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All babies need their parents and caregivers to provide sensitive, responsive attention to them. When you do this, your baby learns to trust you and forms an attachment to you.

Your baby will send cues to you when he is ready for you to engage with him, and will send different cues when he has had enough.

  • Crying: babies cry when their feelings are out of control. They cry when they are hungry, tired, bored or in pain. Find more on crying here.
  • Facial expressions: quivering lips and furrowed eyebrows usually mean your baby has had enough stimulation, and just needs some comfort, or some down time. A smile means she is ready to engage with you.
  • Eyes: wide open eyes are an indication your baby is ready for more contact. An averted gaze means, please stop whatever you are doing.
  • Gestures: even small babies can bat things away, when they are tired or irritable. And they quickly learn to hold their arms up, when they want to be picked up.

Your baby's cues are signals for you to provide some attention, but what kind of attention? Here are a number of different ways you can engage with your baby:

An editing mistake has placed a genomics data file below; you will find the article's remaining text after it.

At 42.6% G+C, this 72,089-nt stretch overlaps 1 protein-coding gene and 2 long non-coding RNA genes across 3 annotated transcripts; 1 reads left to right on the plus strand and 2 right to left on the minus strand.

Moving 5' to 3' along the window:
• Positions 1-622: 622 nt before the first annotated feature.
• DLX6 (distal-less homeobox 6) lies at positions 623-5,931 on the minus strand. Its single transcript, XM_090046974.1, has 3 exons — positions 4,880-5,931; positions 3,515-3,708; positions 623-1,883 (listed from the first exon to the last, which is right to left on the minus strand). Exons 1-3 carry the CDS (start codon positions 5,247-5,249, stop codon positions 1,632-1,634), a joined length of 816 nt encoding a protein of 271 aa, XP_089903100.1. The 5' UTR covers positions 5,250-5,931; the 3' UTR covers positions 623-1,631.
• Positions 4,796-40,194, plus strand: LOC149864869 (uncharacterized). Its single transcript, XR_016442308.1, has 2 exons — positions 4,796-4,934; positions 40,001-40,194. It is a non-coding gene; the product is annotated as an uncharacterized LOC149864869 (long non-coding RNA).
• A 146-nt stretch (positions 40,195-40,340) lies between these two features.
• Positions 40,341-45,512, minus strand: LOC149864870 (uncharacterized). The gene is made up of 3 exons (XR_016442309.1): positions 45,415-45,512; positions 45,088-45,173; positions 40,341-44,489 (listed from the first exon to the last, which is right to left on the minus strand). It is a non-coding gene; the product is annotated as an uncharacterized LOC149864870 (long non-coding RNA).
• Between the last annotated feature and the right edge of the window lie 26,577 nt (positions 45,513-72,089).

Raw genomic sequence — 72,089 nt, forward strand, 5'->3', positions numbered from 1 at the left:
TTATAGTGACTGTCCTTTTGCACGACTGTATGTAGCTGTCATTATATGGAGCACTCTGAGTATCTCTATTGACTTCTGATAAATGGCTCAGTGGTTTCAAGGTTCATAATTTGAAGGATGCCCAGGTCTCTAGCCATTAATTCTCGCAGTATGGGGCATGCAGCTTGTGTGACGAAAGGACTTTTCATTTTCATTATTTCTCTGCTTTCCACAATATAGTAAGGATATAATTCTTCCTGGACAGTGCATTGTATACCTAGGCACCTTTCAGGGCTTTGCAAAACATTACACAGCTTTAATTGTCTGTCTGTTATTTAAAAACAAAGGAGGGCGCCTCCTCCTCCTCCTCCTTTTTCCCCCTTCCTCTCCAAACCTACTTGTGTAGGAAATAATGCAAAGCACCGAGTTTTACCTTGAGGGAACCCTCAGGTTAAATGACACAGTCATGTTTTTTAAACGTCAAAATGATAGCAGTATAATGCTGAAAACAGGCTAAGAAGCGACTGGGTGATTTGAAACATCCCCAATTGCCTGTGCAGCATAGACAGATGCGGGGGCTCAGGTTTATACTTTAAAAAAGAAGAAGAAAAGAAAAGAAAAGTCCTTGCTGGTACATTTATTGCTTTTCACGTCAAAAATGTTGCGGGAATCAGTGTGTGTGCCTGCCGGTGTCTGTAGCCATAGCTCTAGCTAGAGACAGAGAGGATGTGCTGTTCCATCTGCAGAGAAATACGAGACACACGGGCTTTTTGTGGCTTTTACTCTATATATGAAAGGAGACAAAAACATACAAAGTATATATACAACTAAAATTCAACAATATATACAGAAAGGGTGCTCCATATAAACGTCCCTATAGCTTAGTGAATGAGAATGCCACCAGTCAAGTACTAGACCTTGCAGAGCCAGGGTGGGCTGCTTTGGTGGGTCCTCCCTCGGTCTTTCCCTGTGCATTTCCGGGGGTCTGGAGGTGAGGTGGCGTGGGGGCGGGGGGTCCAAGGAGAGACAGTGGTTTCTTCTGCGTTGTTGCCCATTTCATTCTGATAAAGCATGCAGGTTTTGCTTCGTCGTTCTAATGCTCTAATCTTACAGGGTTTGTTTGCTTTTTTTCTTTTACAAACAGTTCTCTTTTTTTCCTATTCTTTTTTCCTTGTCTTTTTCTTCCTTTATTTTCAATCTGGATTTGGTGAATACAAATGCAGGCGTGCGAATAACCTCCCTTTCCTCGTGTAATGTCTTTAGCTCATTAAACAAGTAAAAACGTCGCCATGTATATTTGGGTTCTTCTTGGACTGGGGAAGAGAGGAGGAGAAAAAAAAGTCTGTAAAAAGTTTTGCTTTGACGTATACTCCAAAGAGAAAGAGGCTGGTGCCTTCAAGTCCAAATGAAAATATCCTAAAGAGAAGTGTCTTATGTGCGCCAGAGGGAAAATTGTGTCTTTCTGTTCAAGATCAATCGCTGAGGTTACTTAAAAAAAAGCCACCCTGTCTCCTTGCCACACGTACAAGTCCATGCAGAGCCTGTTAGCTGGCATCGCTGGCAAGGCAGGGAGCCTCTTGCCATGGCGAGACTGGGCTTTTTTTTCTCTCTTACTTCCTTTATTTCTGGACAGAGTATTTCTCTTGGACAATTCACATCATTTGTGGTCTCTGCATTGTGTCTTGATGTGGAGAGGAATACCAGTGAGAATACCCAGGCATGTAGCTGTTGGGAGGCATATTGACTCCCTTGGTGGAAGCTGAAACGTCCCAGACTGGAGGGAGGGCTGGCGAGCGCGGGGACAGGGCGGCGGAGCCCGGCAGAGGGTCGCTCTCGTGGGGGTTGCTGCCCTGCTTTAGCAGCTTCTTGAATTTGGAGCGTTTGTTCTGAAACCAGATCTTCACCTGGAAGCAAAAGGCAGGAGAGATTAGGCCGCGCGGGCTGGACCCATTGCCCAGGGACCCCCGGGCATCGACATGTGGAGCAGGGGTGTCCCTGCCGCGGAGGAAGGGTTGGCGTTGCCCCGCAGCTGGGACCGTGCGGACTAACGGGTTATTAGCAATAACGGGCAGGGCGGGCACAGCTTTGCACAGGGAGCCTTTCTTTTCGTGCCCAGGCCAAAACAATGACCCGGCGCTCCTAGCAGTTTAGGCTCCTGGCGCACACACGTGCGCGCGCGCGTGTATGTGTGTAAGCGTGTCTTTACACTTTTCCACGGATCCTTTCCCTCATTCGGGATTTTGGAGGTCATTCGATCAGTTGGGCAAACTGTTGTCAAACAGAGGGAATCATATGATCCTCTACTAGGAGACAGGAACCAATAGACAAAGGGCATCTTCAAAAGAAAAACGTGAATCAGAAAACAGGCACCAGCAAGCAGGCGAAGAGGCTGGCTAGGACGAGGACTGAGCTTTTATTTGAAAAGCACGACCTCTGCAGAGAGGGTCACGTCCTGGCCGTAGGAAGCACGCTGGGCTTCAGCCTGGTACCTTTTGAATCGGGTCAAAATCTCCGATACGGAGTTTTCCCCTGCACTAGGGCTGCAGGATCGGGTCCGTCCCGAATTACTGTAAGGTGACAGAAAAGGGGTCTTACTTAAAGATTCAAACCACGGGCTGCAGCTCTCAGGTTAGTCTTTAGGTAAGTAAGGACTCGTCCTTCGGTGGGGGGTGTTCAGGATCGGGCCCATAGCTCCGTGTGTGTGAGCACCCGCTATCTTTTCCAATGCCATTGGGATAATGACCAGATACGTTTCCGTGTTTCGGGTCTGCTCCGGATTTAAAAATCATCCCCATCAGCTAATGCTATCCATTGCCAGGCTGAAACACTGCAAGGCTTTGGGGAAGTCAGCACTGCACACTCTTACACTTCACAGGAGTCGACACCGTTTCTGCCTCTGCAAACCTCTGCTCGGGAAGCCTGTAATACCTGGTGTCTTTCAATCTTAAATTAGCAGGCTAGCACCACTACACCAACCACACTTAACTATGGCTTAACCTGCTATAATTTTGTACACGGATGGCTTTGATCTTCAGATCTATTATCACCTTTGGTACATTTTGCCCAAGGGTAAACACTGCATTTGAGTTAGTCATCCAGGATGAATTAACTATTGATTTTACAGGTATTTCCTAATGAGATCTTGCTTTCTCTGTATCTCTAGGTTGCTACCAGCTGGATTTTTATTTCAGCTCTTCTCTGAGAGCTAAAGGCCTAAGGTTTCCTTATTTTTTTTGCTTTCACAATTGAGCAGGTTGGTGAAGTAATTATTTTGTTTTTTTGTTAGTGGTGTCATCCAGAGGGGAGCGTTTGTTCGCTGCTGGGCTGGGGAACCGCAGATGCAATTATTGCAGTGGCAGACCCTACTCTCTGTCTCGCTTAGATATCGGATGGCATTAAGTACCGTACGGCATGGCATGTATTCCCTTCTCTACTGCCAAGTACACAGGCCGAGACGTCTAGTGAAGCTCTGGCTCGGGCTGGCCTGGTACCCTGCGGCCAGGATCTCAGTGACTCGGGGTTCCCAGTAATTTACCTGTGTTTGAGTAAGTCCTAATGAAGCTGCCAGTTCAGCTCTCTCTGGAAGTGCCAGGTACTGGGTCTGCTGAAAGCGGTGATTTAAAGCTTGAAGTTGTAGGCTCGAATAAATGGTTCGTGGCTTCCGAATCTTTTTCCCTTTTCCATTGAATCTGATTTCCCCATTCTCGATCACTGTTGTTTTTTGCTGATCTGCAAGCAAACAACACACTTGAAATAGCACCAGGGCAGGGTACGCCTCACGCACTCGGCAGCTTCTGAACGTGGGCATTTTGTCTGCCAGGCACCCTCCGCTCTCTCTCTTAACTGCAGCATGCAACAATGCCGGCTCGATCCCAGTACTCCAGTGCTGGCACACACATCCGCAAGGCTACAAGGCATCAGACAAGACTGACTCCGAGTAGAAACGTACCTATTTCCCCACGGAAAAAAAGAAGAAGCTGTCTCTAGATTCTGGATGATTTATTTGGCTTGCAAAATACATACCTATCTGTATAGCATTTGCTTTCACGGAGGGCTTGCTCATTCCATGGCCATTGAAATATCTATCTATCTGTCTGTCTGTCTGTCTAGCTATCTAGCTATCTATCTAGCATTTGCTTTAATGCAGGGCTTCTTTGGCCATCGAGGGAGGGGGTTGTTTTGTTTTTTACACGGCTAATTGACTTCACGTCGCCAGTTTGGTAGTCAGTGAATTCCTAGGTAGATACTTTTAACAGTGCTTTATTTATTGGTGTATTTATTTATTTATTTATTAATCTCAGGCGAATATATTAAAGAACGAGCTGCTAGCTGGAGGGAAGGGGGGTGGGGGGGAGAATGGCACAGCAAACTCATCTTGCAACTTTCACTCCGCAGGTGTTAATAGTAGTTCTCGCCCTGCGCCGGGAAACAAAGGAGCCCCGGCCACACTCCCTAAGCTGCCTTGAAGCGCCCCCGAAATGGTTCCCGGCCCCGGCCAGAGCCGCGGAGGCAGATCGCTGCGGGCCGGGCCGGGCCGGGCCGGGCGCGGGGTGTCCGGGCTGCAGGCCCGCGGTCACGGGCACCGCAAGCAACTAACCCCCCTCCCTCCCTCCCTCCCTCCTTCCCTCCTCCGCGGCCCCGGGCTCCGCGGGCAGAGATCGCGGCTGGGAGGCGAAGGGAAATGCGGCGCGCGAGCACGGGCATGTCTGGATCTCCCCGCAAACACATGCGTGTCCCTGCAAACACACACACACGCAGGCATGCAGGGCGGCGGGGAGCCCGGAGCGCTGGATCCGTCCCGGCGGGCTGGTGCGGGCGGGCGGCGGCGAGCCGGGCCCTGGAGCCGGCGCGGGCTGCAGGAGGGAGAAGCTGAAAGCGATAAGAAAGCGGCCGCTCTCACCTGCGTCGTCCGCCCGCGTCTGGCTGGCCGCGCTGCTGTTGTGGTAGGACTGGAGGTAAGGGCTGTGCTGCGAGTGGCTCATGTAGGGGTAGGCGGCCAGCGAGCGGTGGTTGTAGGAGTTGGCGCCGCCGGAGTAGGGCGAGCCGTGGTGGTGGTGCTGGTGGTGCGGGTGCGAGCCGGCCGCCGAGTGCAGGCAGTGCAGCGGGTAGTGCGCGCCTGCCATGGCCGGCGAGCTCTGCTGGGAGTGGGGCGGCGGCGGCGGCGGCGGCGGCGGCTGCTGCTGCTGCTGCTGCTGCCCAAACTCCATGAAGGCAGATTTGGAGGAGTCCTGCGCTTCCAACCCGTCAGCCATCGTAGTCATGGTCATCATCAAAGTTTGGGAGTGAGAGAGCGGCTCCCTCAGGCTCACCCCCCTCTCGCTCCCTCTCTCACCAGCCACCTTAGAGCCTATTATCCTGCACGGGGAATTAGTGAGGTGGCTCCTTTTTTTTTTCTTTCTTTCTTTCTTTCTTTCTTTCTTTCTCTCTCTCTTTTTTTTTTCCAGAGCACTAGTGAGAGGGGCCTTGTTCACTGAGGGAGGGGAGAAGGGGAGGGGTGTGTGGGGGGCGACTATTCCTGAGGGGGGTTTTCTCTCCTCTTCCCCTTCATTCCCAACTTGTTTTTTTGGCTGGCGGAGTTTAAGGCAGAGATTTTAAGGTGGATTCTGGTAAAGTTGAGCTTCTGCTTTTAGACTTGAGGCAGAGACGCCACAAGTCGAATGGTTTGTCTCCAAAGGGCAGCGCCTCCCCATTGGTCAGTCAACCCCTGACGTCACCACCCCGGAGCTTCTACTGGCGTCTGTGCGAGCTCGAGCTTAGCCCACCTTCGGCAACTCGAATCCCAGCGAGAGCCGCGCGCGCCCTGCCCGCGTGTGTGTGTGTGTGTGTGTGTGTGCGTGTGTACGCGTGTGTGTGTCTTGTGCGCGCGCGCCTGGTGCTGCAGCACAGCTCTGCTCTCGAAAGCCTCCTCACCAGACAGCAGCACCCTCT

• Soothe him
  • Feed him
  • Hold and cuddle him
  • Provide body contact, or skin-to-skin contact
  • Show affection
  • Gesture back – mimic him
  • Change your facial expression
  • Sing, hum, whistle
  • Talk to him as if he can understand you
  • Do some physical activities, like running, skipping or jumping together

If your baby is feeling hurt, sick, upset, sad, frightened or lonely:

  • Comfort and reassure her by holding, kissing, and talking quietly and calmly
  • Take her to a quieter environment where it is calm

You can make it easy for your child to become attached to you by paying special attention to her when caring for her daily physical needs. For example, during: